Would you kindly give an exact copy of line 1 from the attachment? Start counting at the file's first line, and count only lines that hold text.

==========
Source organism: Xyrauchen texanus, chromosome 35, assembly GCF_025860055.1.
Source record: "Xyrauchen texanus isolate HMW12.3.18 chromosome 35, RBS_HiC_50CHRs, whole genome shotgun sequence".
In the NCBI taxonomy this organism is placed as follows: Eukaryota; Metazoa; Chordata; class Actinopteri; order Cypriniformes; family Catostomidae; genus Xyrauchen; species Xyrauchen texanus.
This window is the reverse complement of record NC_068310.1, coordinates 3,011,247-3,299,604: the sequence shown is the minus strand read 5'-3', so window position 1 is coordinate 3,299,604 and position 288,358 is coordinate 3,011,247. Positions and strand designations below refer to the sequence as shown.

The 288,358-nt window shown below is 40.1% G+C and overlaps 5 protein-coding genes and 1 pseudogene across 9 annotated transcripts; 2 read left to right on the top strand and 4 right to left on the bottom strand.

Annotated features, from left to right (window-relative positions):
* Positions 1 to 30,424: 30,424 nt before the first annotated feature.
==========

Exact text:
Source organism: Xyrauchen texanus, chromosome 35, assembly GCF_025860055.1.